In our society, we talk about a lot about community. Ever since the nineties, when the hit TV show “Friends” told us that they would be there for us, our culture has sought to create friendship groups that are like family. We’ve created new words to describe this concept. The Macmillian dictionary says that, “Framily is a new social group underpinned by the principle that good friends are the family that we can choose for ourselves”.
And this notion of framily is especially apparent in the Church. We call each other brothers and sisters. We refer to mentors as our spiritual mothers and fathers. We are taught that we should partake in a small group and not just attend on a Sunday so that we can truly build community. We are told to look after one another, and like the theme song from Friends, tell others that, “I’ll be there for you.”
And framily sounds so appealing. So many of us have strained family relationships, whilst others are living far away from their loved-ones. So the concept of cultivating our own family, of choosing our own support system, sounds wonderful.
However, life rarely looks like this. There are disappointments, there are fallouts, and there are conflicts. Because we live in a world that is far from perfect, people fail us and we fail them. We are pushed away or others misunderstand us. We expect people to be there for us and when they are not, we can be destroyed.
The thing is, Jesus knows this feeling all too well. We think that the only let down He encountered was when Judas betrayed him for thirty pieces of silver, but I think there was another let down that hurt just as much.
Peter was a trusted disciple of Jesus. He was often brought into Jesus’ inner circle, and Jesus even said He would build His church on the rock that is Peter. In Matthew 26, we read about the moments running up to Jesus’ betrayal and crucifixion. He was in emotional turmoil. He was grieving and praying so hard that he even sweated blood (Luke 22:44). It was His ultimate moment of vulnerability and need. So He asked Peter, along with James and John, to come with Him and pray. He was struggling and He needed support.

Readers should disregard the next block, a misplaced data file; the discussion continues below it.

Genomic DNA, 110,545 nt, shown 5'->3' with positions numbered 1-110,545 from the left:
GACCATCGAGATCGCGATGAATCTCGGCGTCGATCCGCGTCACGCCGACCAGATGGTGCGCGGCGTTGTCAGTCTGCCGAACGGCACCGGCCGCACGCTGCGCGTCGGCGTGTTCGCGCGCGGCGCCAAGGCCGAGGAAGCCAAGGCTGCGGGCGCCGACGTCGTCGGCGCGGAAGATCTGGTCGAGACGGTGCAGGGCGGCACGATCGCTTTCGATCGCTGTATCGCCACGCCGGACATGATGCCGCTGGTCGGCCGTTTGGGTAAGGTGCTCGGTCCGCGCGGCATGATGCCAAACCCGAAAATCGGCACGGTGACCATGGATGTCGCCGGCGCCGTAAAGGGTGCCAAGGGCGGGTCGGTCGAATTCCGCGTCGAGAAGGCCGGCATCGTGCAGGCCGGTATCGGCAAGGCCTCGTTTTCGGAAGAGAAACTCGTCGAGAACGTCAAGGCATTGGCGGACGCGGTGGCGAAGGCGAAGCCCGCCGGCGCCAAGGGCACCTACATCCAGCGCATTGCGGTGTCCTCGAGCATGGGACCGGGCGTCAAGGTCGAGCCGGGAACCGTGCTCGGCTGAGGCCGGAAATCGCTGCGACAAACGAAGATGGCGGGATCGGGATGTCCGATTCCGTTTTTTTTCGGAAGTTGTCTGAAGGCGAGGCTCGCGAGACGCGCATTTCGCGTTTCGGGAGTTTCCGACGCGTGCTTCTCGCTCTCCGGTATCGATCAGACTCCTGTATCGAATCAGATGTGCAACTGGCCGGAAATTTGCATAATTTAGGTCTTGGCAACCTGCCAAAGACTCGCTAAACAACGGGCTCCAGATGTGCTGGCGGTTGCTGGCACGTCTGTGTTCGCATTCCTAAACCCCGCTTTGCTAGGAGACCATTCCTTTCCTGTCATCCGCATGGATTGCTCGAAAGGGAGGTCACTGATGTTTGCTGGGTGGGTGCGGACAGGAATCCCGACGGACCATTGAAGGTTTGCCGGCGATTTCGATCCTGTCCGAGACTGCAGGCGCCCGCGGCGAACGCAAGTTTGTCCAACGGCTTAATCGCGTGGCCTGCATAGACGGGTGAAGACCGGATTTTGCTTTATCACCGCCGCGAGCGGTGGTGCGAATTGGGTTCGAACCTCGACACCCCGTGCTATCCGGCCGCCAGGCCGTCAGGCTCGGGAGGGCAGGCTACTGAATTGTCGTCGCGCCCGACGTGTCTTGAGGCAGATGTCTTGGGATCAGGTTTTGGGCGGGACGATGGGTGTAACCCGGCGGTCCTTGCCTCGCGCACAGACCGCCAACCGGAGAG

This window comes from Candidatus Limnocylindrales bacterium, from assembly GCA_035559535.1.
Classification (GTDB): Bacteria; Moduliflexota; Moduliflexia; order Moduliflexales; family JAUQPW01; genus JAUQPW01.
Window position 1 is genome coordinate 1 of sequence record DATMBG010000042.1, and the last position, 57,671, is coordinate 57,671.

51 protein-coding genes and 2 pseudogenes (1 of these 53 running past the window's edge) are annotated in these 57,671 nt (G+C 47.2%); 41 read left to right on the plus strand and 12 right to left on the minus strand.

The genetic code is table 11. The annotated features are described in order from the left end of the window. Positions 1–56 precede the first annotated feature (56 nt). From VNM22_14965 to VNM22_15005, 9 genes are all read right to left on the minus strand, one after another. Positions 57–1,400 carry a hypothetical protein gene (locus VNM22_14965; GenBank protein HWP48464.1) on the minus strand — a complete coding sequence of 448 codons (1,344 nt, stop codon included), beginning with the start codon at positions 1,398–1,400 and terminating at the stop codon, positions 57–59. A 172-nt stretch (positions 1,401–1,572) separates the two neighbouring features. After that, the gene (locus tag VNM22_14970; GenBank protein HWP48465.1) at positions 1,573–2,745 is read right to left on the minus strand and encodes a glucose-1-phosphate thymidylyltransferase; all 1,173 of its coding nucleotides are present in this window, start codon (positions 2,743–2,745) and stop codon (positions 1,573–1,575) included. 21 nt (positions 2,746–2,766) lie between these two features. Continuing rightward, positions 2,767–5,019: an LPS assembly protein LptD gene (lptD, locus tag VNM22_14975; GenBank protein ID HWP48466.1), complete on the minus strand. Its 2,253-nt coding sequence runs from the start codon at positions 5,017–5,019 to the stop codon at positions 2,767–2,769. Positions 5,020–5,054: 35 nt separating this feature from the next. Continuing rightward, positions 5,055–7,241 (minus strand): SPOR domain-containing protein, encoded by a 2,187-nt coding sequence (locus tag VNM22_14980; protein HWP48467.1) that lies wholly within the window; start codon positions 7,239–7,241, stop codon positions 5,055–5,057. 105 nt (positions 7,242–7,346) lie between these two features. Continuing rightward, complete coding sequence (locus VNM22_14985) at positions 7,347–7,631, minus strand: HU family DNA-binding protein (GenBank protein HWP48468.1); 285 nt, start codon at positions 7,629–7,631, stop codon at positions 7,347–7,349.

It was a matter of hours since Peter had declared his unfailing friendship and faithfulness to Jesus (Matthew 26: 33-35). Like Rick Astley famously sang, Peter promised that he was never going to give Him up, he was never going to let Him down and never run around and desert Him.
But when Jesus needed him, Peter fell asleep. He was not there for Jesus. He was not present. In that moment when Jesus needed a friend, He was alone. If I had been Jesus, I would have been disappointed and hurt by Peter. Peter promised to defend and fight for Jesus and he failed. And it’s not like it happened only once. Jesus went away three times and each time He found Peter, James and John asleep (Mathew 26: 36- 46).
But what Jesus did next is the real kicker. He didn’t behave like I behave when people fail me. He didn’t walk away from Peter and put up an emotional boundary. He didn’t withdraw, but instead articulated His frustration and kept moving forward! ‘“Are you still sleeping and resting? Look, the hour has come, and the Son of Man is delivered into the hands of sinners. Rise! Let us go! Here comes my betrayer!”’ (Matthew 26: 45-46).